How Recruiters Can Amend These 3 Staffing Challenges
Share This Article
The job market in today’s economy is competitive. Businesses are competing with one another to attract top talent and technology is evolving alongside the changing job market. This means that recruiting teams have to constantly readjust their strategies.
These constant changes can present unique staffing challenges. This article explores a few of the most common obstacles to staffing success, and how recruiting professionals can leverage a wide variety of digital tools and tricks in order to overcome these challenges.
Challenge 1: attracting candidates
It requires a lot of time and effort to source and attract candidates. Most recruiters report that it takes between three to six weeks to guide candidates through the hiring process to a final offer. Conversely, many candidates say they are rarely willing to wait longer than two weeks to receive an offer. This discrepancy means that timing is of the essence when pursuing top-tier talent. Recruiting teams must place a greater focus on mitigating bottlenecks in the hiring process and making time-to-hire a priority metric.
In order to do this, many recruiting teams employ the assistance of outside experts. Staffing firms today offer a broad spectrum of comprehensive hiring services, spanning temporary, permanent and executive recruiting. These services aren’t intended to replace the need for HR and recruiting departments within an organization. Rather, they offer up more bandwidth for those teams to focus on internal strategies such as strengthening an employment brand or filling less-specialized roles. In this way, a company can streamline its hiring process to cut down on the chances of a candidate becoming disengaged or taking a competing offer.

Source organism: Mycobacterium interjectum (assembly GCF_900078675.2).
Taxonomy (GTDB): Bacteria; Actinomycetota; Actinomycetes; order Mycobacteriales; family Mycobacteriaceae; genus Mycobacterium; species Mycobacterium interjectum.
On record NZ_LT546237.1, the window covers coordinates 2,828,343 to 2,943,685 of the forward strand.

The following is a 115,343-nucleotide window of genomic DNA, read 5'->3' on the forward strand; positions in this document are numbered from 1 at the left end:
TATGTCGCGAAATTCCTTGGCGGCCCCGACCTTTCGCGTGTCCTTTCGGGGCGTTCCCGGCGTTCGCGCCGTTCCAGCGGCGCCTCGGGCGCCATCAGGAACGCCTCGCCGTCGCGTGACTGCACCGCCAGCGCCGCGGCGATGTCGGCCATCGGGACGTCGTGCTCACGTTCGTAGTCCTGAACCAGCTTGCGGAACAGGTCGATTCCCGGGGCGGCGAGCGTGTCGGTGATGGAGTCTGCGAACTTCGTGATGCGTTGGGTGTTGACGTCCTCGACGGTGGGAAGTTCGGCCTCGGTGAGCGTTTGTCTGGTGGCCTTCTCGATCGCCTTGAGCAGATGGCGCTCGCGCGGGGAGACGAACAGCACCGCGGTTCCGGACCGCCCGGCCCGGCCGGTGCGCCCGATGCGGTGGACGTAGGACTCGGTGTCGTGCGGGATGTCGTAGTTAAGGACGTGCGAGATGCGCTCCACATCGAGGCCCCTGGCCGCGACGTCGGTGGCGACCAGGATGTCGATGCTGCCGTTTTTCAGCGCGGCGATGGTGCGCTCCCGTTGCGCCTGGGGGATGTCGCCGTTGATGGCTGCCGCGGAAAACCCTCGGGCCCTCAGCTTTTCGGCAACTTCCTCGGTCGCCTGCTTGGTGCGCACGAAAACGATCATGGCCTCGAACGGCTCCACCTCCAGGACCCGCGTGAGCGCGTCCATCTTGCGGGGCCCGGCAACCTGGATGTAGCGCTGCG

Challenge 2: properly utilizing data
There is an increasing focus on analytics in HR and recruiting. Recruiting professionals are responsible for managing a vast amount of information. All that number-crunching can be overwhelming. However, internal hiring teams should be able to accurately collect and extrapolate insights from hiring data. This is one of the only ways that companies can identify strengths and weaknesses in the hiring process and make better recruitment decisions. The process of managing and optimizing a workforce falls under the umbrella of human capital management (HCM). This strategic framework encompasses all aspects of hiring and people management, from sourcing an initial candidate pool to developing an engaging professional development program. HCM software tools can help centralize data collection and automate certain reporting aspects, but it’s ultimately down to your HR team to piece together a story from the data and convert it into results.
Consider putting together a list of the priority metrics to track towards specific hiring objectives. These data points can be plugged into your recruiting software and mapped out over time, and even used to make hiring projections. In a hiring environment where many recruiters are focused on the present, data can help teams develop a forward-thinking strategy that places them ahead of the curve.
Challenge 3: achieving long-term retention
According to HR Reporter, Canada ranks 4th globally for the highest levels of employee turnover, coming in just behind France, Australia, and the UK. Voluntary turnover can be attributed to a broad spectrum of factors, but perhaps more significantly, 36% of global workers stated workplace culture as their primary reason for seeking other opportunities.
In today’s job market, candidates have options. Organizations must think critically about their total compensation package and make a concerted effort to identify the needs of current and incoming employees. Consider looking to industry practice to establish a benchmark for compensation and work-life balance. Many organizations have begun to adopt flexible working arrangements, health benefits, career development, and corporate social responsibility programs as standard offerings. Today’s candidates, especially those newly entering the workforce, are looking for purpose and engagement in their roles beyond compensation. Companies that can provide this stand with a better chance of achieving long-term retention.
Many organizations rely on outdated technology and an equally historic understanding of the needs of their candidates. Recruiting teams need to adopt modern processes in order to keep up. Change is inevitable. How recruiting teams leverage solutions to overcome challenges presented by the evolving candidate market signifies how successful they’ll be at hiring as compared to their competitors.